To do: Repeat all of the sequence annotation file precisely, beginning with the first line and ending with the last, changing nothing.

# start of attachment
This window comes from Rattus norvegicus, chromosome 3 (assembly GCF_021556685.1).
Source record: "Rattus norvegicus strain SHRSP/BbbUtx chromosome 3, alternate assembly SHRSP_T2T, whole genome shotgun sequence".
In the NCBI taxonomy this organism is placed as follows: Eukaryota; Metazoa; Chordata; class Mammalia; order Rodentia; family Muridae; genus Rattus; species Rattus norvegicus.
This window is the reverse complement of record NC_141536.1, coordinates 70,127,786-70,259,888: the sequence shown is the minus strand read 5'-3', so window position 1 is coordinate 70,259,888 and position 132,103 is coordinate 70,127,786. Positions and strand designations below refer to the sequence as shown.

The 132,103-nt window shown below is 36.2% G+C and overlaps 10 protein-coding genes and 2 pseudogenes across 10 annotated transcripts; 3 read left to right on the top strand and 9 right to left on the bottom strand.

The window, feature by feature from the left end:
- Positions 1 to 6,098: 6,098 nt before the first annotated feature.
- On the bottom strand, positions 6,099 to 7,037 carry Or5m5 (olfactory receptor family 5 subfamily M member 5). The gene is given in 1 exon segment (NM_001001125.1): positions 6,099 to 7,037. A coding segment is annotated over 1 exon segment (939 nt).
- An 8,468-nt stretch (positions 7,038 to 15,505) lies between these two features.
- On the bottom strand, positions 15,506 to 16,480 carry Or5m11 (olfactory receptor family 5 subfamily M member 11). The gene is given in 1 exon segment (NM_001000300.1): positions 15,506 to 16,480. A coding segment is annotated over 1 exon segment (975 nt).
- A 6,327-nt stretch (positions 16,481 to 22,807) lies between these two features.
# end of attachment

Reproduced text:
This window comes from Rattus norvegicus, chromosome 3 (assembly GCF_021556685.1).
Source record: "Rattus norvegicus strain SHRSP/BbbUtx chromosome 3, alternate assembly SHRSP_T2T, whole genome shotgun sequence".
In the NCBI taxonomy this organism is placed as follows: Eukaryota; Metazoa; Chordata; class Mammalia; order Rodentia; family Muridae; genus Rattus; species Rattus norvegicus.
This window is the reverse complement of record NC_141536.1, coordinates 70,127,786-70,259,888: the sequence shown is the minus strand read 5'-3', so window position 1 is coordinate 70,259,888 and position 132,103 is coordinate 70,127,786. Positions and strand designations below refer to the sequence as shown.

The 132,103-nt window shown below is 36.2% G+C and overlaps 10 protein-coding genes and 2 pseudogenes across 10 annotated transcripts; 3 read left to right on the top strand and 9 right to left on the bottom strand.

The window, feature by feature from the left end:
- Positions 1 to 6,098: 6,098 nt before the first annotated feature.
- On the bottom strand, positions 6,099 to 7,037 carry Or5m5 (olfactory receptor family 5 subfamily M member 5). The gene is given in 1 exon segment (NM_001001125.1): positions 6,099 to 7,037. A coding segment is annotated over 1 exon segment (939 nt).
- An 8,468-nt stretch (positions 7,038 to 15,505) lies between these two features.
- On the bottom strand, positions 15,506 to 16,480 carry Or5m11 (olfactory receptor family 5 subfamily M member 11). The gene is given in 1 exon segment (NM_001000300.1): positions 15,506 to 16,480. A coding segment is annotated over 1 exon segment (975 nt).
- A 6,327-nt stretch (positions 16,481 to 22,807) lies between these two features.